Holly Logan and Alex Buonfiglio lead surprising Cold Spring Harbor to Class A final

Cold Spring Harbor's Holly Logan goes for a

Cold Spring Harbor's Holly Logan goes for a shot in a Nassau High School girls basketball Class A game between Cold Spring Harbor and Seaford on Feb. 23, 2014. (Credit: Patrick E. McCarthy)

Oh, that enrollment boost!

Cold Spring Harbor's girls basketball team had a nice run, winning three consecutive Nassau Class B championships. But a sudden spike in enrollment this school year threatened to end that. The Seahawks were bumped up to Class A -- out of their comfort zone and, essentially, competing with the big kids on the playground.

The student body grew. Their roster didn't.

Holly Logan: "I have a lot of faith in my team, but I honestly didn't expect us to get this far."

Alexandra Buonfiglio: "It's a higher level of competition. I don't think we anticipated being great this year."

How things have changed. Now it's Cold Spring Harbor's opponents who perhaps regret the school's influx of students.

Buonfiglio scored 16 points and Logan had 14 as the sixth-seeded Seahawks beat No. 7 Seaford, 54-41, Sunday in a Nassau Class A semifinal.

"I guess we proved ourselves wrong," Buonfiglio said.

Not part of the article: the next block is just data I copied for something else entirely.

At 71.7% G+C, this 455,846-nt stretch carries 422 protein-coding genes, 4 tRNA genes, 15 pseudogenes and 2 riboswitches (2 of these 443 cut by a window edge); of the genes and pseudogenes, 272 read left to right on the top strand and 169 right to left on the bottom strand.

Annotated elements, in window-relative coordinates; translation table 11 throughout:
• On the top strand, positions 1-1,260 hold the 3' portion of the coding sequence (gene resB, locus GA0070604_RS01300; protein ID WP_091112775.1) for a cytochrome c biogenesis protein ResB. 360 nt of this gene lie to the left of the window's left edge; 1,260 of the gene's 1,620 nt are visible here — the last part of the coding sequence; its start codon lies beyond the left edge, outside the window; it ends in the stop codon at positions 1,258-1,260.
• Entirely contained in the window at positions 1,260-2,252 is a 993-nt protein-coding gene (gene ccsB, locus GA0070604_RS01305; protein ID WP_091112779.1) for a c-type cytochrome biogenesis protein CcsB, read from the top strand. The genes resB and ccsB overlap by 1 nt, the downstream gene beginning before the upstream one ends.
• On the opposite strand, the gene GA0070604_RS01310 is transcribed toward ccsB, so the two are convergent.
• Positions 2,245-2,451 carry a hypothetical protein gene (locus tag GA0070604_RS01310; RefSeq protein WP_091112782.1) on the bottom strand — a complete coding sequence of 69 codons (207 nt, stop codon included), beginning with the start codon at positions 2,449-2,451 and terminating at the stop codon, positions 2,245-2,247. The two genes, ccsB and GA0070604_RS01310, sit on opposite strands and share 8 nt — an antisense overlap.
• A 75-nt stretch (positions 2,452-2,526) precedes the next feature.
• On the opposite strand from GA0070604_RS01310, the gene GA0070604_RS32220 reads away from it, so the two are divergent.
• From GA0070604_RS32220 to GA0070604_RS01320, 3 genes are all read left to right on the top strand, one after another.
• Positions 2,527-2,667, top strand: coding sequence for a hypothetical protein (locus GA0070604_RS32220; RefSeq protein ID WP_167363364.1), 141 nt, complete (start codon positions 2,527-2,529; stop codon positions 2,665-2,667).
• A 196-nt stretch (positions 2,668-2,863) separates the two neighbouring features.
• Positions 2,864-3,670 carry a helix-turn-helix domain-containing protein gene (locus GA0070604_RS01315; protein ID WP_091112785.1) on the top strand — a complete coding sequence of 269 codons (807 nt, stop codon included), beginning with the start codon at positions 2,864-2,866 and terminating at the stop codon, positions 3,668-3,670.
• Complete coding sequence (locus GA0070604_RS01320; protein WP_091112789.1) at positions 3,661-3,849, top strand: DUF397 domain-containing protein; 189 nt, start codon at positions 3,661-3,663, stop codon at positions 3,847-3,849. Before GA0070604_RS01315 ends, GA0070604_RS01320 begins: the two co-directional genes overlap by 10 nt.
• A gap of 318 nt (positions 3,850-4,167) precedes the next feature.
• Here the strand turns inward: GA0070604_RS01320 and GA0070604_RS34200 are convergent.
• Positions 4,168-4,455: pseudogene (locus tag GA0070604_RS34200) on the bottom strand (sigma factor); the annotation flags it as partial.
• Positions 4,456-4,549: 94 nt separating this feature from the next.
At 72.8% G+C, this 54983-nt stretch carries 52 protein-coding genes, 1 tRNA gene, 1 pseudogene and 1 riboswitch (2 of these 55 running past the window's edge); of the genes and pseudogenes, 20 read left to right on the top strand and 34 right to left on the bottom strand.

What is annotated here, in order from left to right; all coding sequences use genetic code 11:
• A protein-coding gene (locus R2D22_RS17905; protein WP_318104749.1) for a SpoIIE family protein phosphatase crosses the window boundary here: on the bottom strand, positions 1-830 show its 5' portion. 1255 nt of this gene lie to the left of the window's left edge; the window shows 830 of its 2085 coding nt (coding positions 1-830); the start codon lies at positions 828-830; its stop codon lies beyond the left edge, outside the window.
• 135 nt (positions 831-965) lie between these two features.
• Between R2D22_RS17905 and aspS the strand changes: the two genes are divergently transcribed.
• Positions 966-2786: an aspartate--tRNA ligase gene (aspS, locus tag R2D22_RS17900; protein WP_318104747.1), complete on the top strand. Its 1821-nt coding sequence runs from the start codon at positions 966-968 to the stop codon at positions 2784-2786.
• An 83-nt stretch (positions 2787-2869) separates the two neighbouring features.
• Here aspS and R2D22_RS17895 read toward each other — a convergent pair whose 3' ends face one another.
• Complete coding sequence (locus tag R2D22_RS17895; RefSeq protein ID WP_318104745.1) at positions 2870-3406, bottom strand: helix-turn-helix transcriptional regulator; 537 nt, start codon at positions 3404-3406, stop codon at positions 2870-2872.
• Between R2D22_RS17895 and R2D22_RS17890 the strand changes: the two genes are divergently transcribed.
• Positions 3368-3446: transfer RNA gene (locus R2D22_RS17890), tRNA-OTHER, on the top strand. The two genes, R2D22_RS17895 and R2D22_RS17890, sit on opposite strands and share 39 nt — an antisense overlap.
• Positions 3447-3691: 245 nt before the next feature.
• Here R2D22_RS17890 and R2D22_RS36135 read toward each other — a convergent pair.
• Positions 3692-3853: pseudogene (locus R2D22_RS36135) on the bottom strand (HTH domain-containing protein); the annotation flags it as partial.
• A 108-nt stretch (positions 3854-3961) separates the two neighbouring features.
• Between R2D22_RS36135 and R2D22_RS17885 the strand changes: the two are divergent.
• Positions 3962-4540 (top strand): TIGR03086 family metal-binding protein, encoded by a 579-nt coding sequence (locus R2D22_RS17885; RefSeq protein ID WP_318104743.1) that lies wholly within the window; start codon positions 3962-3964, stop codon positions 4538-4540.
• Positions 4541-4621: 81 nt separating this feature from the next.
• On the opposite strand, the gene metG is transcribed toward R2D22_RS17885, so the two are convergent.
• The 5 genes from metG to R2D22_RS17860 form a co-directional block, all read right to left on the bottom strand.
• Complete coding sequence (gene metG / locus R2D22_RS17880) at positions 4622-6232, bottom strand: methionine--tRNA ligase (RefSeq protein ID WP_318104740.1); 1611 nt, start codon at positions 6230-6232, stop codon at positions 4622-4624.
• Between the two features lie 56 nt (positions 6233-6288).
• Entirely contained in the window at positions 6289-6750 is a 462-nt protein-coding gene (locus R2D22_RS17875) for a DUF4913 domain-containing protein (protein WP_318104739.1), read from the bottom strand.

They'll have a chance to prove themselves against North Shore in the final Saturday.

"It's amazing, graduating three all-county players and moving up [to Class A], to still reach this point," coach Rory Malone said. "My goal was for us to make the final four and show we can compete . . . They've gone above and beyond."

The Seahawks (18-2) had a great regular season, stunned No. 3 Floral Park in the quarterfinals and dominated stretches against Seaford.

Caroline Kiernan had eight points and nine rebounds and Tara Atkinson added five points, eight rebounds and four steals for Cold Spring Harbor, which led 27-12 at halftime.

"We've always been a fast and athletic team, but lately we've been pressing more and it's become a factor," said Logan, a defensive stalwart in the backcourt. "Especially being in a higher class, you have to hustle and play with intensity."

In other words, the Seahawks brought their "A" game.

Jessica Rini, a 6-1 center, scored 19 points and Desire Fowlkes had 11 for Seaford (15-5). But seldom were there open lanes through which to drive, and CSH did not allow the Vikings to make a three-pointer.

"People thought we were gonna lose right away," Kiernan said, "but we've proven otherwise. Our team fights for every point in every game."

In any classification.

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